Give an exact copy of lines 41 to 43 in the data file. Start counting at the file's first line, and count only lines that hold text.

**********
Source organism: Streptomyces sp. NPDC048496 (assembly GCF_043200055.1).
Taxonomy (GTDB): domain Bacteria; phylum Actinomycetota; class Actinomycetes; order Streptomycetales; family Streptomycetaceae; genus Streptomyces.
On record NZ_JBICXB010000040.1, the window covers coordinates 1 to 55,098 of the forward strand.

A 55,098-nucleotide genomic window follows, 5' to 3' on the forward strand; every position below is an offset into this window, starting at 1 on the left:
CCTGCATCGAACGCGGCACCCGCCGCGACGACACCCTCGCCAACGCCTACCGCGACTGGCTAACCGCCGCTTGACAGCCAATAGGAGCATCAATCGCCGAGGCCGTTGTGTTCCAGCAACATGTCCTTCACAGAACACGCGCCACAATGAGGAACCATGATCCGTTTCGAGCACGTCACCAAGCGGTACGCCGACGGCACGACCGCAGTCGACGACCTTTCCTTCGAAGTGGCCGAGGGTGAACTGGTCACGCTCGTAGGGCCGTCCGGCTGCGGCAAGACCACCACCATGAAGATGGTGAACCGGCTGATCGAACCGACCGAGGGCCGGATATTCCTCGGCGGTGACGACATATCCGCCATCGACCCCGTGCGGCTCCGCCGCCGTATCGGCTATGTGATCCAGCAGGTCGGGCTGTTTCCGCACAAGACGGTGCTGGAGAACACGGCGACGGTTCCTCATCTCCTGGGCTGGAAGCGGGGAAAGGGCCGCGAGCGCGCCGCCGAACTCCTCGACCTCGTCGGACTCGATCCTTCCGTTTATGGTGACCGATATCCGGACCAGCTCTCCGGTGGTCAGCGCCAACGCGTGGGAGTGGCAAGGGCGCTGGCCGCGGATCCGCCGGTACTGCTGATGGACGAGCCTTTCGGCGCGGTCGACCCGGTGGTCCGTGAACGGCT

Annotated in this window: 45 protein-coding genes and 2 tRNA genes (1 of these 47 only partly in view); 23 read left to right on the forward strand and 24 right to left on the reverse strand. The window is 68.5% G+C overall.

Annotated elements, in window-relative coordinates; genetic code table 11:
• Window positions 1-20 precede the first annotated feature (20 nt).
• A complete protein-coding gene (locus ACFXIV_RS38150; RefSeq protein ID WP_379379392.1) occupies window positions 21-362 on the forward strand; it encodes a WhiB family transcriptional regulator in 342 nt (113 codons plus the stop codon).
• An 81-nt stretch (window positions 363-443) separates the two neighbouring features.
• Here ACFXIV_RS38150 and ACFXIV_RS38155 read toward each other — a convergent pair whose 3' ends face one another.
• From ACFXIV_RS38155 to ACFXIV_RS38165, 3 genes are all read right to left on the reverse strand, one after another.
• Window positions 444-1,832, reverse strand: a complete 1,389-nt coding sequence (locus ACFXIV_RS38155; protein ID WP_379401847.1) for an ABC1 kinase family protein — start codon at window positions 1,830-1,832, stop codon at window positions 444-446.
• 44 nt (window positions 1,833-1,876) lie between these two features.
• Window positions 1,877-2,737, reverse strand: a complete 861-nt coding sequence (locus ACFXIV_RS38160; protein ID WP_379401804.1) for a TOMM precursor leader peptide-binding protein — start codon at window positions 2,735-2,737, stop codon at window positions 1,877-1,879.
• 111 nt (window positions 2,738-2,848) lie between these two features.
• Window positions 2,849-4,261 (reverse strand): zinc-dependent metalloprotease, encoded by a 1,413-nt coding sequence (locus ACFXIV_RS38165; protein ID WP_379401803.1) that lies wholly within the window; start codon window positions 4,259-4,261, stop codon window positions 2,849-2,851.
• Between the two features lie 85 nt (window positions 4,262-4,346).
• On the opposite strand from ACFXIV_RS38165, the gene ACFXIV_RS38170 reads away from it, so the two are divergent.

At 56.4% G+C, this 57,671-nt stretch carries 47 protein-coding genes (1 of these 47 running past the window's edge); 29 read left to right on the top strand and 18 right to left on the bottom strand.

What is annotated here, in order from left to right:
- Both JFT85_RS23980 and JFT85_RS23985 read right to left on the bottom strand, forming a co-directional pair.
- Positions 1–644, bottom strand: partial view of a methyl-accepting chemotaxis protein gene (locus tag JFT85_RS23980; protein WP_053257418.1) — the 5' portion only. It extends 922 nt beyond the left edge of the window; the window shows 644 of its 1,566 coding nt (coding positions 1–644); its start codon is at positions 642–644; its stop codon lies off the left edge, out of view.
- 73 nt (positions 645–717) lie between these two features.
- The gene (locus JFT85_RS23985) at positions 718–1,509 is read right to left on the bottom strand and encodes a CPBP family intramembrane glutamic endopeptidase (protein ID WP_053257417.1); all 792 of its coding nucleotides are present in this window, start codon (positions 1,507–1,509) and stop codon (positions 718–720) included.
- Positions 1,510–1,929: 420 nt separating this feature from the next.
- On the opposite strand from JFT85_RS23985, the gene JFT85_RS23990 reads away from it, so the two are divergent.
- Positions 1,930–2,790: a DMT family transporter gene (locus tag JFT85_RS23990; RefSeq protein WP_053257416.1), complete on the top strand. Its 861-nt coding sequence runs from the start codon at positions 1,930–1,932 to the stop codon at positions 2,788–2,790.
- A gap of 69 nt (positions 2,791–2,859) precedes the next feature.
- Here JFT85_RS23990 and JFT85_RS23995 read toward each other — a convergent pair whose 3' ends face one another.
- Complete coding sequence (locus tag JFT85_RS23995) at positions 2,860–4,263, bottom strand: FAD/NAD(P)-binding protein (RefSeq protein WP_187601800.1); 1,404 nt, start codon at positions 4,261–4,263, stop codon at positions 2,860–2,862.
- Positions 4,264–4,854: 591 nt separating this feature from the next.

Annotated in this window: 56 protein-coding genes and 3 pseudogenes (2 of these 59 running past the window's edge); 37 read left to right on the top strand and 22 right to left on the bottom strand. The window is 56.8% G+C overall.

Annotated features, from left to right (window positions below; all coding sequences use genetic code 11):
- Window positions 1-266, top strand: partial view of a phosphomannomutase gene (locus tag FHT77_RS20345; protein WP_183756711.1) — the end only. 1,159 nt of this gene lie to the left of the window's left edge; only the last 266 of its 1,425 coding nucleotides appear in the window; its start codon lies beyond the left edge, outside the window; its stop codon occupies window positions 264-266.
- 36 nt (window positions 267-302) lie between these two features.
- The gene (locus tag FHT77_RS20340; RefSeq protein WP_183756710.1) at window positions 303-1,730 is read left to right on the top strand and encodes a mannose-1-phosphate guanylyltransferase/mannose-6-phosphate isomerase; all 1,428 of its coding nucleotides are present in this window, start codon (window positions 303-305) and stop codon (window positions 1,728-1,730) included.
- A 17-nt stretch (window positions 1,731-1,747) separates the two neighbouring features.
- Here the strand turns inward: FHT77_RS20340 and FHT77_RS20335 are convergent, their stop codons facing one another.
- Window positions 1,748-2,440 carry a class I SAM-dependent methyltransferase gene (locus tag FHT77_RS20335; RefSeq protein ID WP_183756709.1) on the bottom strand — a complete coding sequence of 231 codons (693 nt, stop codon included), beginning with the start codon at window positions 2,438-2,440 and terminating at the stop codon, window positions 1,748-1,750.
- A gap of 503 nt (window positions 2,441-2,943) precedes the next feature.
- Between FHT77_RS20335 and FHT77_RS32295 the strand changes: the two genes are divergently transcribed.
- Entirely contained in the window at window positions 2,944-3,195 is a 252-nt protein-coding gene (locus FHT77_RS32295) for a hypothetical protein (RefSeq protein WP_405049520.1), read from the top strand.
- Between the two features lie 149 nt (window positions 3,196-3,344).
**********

- A gap of 503 nt (window positions 2,441-2,943) precedes the next feature.
- Between FHT77_RS20335 and FHT77_RS32295 the strand changes: the two genes are divergently transcribed.
- Entirely contained in the window at window positions 2,944-3,195 is a 252-nt protein-coding gene (locus FHT77_RS32295) for a hypothetical protein (RefSeq protein WP_405049520.1), read from the top strand.